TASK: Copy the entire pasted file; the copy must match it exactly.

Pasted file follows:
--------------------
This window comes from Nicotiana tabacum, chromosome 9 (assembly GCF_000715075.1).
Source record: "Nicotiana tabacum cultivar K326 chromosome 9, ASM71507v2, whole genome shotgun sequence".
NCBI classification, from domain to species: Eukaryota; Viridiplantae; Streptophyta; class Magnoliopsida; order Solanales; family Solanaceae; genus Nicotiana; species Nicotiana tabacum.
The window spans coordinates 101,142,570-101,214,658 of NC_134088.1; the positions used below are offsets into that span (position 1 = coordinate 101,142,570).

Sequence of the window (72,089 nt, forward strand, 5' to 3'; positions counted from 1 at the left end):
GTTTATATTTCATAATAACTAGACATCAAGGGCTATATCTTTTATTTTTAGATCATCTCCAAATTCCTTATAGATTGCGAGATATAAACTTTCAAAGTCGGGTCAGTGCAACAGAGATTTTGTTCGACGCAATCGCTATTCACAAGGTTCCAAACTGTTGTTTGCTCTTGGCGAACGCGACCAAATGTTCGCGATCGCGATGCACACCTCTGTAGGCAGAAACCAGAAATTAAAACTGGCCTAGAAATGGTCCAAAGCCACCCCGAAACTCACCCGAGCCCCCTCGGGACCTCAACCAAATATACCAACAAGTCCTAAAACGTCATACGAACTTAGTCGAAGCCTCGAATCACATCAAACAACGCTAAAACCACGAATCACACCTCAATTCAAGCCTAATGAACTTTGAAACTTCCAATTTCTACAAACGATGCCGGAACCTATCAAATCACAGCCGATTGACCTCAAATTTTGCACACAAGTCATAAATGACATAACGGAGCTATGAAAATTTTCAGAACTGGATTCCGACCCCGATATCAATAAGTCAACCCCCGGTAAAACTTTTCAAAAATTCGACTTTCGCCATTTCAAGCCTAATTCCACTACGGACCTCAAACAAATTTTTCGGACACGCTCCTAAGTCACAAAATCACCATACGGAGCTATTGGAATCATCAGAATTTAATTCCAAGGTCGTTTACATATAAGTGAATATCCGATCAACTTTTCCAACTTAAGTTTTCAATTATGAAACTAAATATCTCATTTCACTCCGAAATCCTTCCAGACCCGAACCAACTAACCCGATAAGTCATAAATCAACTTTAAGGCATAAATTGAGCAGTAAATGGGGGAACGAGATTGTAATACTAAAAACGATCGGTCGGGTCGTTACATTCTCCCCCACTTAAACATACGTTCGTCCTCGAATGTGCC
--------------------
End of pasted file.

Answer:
This window comes from Nicotiana tabacum, chromosome 9 (assembly GCF_000715075.1).
Source record: "Nicotiana tabacum cultivar K326 chromosome 9, ASM71507v2, whole genome shotgun sequence".
NCBI classification, from domain to species: Eukaryota; Viridiplantae; Streptophyta; class Magnoliopsida; order Solanales; family Solanaceae; genus Nicotiana; species Nicotiana tabacum.
The window spans coordinates 101,142,570-101,214,658 of NC_134088.1; the positions used below are offsets into that span (position 1 = coordinate 101,142,570).

Sequence of the window (72,089 nt, forward strand, 5' to 3'; positions counted from 1 at the left end):
GTTTATATTTCATAATAACTAGACATCAAGGGCTATATCTTTTATTTTTAGATCATCTCCAAATTCCTTATAGATTGCGAGATATAAACTTTCAAAGTCGGGTCAGTGCAACAGAGATTTTGTTCGACGCAATCGCTATTCACAAGGTTCCAAACTGTTGTTTGCTCTTGGCGAACGCGACCAAATGTTCGCGATCGCGATGCACACCTCTGTAGGCAGAAACCAGAAATTAAAACTGGCCTAGAAATGGTCCAAAGCCACCCCGAAACTCACCCGAGCCCCCTCGGGACCTCAACCAAATATACCAACAAGTCCTAAAACGTCATACGAACTTAGTCGAAGCCTCGAATCACATCAAACAACGCTAAAACCACGAATCACACCTCAATTCAAGCCTAATGAACTTTGAAACTTCCAATTTCTACAAACGATGCCGGAACCTATCAAATCACAGCCGATTGACCTCAAATTTTGCACACAAGTCATAAATGACATAACGGAGCTATGAAAATTTTCAGAACTGGATTCCGACCCCGATATCAATAAGTCAACCCCCGGTAAAACTTTTCAAAAATTCGACTTTCGCCATTTCAAGCCTAATTCCACTACGGACCTCAAACAAATTTTTCGGACACGCTCCTAAGTCACAAAATCACCATACGGAGCTATTGGAATCATCAGAATTTAATTCCAAGGTCGTTTACATATAAGTGAATATCCGATCAACTTTTCCAACTTAAGTTTTCAATTATGAAACTAAATATCTCATTTCACTCCGAAATCCTTCCAGACCCGAACCAACTAACCCGATAAGTCATAAATCAACTTTAAGGCATAAATTGAGCAGTAAATGGGGGAACGAGATTGTAATACTAAAAACGATCGGTCGGGTCGTTACATTCTCCCCCACTTAAACATACGTTCGTCCTCGAATGTGCC